By: The Centre for Effective Living
Lean bodies, taut muscles, chiselled noses and waif bodies. We cannot escape these images around us.
The gym and boot camp culture pushes exercise and body sculpting to a consumer product. The message is clear – produce the perfect body.
When you look at yourself in the mirror, what do you see? Are you happy? Is your body your friend or your enemy?
What is body image?
Your body image is your mental representation of what you believe your body looks like, and includes some sort of an evaluation as to how acceptable it is. Positive body image means that you see yourself as the way you are, accept what you see, and feel good about it.
A negative or distorted body image on the other hand is not compatible with reality. You believe yourself to be larger than you are for instance. You also believe that you look worse than others, and you feel ashamed of your body. You feel uncomfortable in your own body and very self-conscious of it.
During the time that their body is constantly changing, teenagers feel a great need to belong and be accepted. This could make them feel insecure about their bodies, especially when they feel as if theirs is different from the norm. As we mature, this self criticism of our body leads to negative self talk. “I hate my thighs”, “I can’t stand my body in a swimsuit”. This soon leads to avoidance of activities and situations where your predicted negative body image will be on display to others. We avoid swimming. Avoid certain clothes. In the extreme we may even avoid looking at ourselves in the mirror altogether.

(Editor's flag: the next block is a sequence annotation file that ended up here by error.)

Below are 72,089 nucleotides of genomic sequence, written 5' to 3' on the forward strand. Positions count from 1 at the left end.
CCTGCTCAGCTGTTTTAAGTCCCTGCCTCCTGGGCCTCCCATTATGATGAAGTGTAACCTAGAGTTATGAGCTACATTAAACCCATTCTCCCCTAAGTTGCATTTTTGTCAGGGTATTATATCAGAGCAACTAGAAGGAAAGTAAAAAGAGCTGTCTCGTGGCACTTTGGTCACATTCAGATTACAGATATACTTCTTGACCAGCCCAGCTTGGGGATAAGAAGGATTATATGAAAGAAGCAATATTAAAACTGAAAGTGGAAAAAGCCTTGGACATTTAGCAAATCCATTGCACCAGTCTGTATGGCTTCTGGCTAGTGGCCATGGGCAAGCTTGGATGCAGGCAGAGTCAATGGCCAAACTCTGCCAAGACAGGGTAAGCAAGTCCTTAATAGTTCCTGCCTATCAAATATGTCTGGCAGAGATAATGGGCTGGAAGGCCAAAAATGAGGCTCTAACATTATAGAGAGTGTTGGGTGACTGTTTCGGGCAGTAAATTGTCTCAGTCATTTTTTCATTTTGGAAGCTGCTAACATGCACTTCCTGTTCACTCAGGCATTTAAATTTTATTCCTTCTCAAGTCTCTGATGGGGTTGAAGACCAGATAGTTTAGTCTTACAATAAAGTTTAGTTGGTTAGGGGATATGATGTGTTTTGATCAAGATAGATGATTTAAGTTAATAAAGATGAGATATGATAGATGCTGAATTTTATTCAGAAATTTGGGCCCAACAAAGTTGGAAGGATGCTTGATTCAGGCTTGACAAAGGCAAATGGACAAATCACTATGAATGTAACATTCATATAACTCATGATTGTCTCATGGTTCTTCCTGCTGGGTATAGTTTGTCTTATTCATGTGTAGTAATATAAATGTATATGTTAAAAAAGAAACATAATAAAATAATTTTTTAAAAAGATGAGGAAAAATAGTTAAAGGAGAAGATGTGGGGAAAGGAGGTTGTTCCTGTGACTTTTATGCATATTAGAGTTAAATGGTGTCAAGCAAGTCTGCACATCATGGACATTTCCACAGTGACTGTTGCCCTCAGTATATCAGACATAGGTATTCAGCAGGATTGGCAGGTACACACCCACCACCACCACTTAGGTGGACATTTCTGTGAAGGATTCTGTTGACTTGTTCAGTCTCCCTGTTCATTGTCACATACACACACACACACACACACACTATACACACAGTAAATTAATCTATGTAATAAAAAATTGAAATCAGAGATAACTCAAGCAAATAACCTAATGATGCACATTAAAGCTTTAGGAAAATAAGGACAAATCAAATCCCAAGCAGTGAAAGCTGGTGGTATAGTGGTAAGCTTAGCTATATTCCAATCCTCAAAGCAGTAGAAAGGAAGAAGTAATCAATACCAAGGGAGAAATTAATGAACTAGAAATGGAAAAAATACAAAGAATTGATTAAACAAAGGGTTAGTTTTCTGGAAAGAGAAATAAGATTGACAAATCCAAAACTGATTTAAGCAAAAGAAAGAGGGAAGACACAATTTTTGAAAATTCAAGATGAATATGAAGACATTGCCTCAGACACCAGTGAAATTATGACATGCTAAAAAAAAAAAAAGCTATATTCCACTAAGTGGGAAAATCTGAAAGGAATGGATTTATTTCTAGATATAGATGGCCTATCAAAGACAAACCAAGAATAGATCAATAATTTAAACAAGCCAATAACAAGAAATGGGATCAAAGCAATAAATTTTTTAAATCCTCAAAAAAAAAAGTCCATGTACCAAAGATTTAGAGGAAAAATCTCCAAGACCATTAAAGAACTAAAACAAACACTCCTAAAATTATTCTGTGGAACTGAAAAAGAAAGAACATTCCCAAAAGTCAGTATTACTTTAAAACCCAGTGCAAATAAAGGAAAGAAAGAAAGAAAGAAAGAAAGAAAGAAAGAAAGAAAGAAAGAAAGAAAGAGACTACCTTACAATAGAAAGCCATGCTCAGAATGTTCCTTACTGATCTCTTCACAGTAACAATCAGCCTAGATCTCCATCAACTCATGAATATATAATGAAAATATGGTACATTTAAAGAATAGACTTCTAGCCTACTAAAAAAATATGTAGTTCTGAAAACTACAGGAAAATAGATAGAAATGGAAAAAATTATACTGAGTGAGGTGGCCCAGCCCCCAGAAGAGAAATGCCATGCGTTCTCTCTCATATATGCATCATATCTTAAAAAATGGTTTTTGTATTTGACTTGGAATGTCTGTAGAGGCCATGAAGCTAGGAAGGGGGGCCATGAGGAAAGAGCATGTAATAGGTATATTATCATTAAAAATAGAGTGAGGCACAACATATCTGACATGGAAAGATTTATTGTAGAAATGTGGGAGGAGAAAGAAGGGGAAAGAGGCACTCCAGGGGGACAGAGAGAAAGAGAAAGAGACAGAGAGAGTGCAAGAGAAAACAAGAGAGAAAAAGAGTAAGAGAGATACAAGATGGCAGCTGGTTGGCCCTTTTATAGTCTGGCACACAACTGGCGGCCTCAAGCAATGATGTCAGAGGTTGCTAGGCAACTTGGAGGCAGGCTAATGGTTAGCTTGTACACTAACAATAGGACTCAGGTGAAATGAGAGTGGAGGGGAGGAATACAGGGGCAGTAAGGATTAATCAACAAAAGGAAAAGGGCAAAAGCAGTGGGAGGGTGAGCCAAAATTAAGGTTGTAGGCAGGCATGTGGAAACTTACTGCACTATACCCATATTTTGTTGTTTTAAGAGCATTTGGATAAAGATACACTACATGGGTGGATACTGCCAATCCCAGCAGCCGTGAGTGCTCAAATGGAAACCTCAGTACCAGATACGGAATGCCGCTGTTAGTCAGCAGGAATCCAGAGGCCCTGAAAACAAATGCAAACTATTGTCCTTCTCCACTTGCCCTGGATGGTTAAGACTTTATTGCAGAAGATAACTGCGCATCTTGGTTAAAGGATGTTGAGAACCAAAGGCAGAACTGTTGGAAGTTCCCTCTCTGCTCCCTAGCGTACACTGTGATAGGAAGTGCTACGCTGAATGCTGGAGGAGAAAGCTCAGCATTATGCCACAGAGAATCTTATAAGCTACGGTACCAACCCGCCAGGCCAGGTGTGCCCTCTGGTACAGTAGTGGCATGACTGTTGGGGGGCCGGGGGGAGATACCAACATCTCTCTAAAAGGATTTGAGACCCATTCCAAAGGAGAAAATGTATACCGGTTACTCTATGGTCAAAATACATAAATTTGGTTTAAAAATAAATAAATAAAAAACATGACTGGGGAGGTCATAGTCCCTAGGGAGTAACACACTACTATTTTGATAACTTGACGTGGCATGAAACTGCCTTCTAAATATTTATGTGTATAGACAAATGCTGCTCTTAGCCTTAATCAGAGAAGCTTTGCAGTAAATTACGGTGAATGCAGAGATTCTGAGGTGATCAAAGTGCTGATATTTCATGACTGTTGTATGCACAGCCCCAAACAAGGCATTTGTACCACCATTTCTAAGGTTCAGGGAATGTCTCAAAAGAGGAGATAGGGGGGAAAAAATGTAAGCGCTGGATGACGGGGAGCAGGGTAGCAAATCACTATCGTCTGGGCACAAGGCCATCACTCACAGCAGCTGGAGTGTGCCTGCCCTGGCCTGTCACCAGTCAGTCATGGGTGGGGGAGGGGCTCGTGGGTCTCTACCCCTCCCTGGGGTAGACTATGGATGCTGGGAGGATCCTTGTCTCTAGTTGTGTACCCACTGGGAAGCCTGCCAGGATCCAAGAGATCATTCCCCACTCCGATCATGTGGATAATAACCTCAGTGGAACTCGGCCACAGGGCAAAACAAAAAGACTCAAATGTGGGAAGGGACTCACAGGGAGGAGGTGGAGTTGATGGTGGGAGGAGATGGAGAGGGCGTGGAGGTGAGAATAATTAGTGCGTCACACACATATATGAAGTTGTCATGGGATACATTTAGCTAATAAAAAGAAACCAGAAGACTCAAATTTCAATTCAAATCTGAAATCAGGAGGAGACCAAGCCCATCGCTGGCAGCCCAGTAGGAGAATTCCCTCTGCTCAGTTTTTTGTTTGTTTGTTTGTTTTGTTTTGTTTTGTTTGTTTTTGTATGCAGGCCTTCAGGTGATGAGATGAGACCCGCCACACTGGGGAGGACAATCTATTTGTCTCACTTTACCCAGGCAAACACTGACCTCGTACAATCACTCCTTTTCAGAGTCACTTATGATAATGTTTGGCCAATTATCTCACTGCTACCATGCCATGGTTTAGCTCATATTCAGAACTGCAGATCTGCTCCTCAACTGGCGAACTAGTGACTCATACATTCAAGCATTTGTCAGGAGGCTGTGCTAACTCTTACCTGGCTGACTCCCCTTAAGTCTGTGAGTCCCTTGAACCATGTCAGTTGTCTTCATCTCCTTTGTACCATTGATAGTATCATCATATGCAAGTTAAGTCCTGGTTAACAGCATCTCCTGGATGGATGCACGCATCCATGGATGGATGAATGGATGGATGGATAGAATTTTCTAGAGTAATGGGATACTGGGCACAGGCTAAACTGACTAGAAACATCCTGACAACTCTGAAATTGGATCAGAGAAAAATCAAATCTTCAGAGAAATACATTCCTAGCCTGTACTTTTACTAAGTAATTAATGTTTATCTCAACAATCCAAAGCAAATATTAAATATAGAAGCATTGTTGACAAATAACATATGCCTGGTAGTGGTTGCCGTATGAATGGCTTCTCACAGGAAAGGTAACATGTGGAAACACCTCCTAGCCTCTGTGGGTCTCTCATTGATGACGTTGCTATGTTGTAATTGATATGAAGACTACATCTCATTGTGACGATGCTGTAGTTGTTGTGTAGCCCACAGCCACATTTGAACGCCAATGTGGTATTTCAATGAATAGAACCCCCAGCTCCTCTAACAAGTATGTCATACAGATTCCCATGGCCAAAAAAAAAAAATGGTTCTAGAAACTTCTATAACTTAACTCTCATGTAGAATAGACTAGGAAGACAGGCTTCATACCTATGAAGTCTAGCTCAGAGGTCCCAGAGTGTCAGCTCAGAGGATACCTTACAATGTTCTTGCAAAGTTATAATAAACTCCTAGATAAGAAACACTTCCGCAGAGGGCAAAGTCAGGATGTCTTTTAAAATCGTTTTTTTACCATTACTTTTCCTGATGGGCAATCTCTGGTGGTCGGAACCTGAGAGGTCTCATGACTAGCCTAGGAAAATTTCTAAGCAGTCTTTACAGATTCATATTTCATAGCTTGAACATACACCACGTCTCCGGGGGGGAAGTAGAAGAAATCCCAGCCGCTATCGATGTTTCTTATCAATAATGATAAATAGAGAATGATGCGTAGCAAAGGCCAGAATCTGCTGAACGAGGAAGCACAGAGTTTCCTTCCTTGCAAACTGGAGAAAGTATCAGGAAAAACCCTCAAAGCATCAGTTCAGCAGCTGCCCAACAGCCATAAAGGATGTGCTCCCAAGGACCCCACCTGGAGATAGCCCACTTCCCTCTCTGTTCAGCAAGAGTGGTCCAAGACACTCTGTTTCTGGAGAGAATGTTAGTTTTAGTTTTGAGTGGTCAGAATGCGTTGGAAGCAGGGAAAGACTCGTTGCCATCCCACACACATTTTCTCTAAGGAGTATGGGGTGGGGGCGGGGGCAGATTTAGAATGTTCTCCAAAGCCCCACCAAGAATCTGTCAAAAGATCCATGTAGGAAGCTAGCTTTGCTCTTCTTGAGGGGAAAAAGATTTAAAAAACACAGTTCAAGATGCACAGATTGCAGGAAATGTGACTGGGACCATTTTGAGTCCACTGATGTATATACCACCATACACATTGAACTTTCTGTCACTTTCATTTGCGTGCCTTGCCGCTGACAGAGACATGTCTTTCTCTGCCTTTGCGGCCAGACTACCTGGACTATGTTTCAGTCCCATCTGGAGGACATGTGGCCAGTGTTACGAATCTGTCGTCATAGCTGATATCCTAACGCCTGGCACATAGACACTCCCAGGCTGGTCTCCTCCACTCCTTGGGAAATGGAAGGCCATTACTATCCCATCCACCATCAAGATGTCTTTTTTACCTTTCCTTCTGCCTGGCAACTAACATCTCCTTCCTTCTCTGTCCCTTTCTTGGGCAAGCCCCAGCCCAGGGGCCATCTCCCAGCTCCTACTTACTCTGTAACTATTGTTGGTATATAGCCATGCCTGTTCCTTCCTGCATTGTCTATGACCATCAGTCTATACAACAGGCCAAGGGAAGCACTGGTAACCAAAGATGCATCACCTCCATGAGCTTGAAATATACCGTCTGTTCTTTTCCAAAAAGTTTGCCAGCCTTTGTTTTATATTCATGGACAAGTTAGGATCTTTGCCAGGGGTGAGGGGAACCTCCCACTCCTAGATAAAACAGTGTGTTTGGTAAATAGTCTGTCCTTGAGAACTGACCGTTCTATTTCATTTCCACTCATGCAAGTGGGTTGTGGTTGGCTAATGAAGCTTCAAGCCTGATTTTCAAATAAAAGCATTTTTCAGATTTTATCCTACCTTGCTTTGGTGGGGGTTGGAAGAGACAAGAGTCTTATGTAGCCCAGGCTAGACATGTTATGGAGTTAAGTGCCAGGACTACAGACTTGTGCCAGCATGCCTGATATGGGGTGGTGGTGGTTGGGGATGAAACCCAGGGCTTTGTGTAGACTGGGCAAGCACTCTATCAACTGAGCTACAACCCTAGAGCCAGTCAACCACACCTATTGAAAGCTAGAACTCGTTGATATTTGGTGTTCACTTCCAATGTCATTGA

Men and women can equally be perfectionistic about their expectations of their bodies. Except perfection is based on unrealistic images and goals. It is not uncommon knowledge that what is published in the media have been through alterations.
Body image is also affected by the people around us. Negative comments on your appearance can make a person feel worse about their body. A family culture of dieting and paying particular attention to appearances can also lead to a skewed self value based on appearance.
Body image issues can become an obsession, interrupting sleep, eating patterns and health. If you find that a majority of the time you are thinking about how you look, how to look better, and especially if this is starting to impact on your mood and eating habits, it probably is a good idea to speak to a professional. Body image issues go hand in hand with eating disorders. If you are finding that you world mainly revolves around your negative thoughts about your body and your eating, seek help.
Article supplied with thanks to The Centre for Effective Living.
About the Author: Valerie Ling is a clinical psychologist and consultant with The Centre for Effective Living (a psychology and mental health practice) and The Centre for Effective Serving (a workplace wellbeing consultancy).
Feature image: Photo by Laura Chouette on Unsplash